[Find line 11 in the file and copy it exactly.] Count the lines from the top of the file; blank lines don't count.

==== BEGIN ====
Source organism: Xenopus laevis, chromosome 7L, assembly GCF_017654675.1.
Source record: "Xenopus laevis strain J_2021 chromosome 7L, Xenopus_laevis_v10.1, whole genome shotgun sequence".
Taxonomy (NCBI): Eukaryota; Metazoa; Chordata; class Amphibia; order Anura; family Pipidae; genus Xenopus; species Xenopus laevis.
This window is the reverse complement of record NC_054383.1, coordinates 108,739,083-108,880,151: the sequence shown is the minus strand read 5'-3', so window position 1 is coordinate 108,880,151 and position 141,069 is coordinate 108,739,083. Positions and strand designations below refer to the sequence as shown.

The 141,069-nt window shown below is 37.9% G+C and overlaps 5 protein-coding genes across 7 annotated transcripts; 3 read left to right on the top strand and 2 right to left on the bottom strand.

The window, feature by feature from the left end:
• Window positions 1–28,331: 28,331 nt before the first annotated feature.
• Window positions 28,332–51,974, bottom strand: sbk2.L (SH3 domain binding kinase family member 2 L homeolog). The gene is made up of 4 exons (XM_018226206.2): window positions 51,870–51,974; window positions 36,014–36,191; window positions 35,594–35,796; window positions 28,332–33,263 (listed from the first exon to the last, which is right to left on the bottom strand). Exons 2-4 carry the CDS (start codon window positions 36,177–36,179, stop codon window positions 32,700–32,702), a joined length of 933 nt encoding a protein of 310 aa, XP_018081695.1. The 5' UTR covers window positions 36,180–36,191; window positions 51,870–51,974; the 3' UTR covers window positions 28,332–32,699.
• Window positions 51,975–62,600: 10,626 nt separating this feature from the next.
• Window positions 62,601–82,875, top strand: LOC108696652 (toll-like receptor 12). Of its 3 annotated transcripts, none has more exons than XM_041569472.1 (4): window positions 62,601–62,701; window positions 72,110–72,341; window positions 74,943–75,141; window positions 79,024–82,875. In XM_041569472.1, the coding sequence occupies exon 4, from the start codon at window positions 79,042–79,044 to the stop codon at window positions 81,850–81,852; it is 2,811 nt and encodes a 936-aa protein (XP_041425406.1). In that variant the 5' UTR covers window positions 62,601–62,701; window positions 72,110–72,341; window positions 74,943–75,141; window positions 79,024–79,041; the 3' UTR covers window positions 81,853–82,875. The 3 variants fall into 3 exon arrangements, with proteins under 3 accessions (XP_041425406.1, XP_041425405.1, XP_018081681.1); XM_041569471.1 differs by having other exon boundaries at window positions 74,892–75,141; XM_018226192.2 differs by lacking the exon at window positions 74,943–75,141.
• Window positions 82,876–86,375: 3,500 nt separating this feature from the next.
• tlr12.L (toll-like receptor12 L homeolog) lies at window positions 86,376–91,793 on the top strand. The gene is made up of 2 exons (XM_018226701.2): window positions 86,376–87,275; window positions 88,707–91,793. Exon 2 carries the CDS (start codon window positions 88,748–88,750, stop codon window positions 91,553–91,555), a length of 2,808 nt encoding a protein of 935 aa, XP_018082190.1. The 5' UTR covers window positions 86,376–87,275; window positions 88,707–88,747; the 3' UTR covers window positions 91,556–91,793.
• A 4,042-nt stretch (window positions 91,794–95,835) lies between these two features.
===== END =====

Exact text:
• Window positions 82,876–86,375: 3,500 nt separating this feature from the next.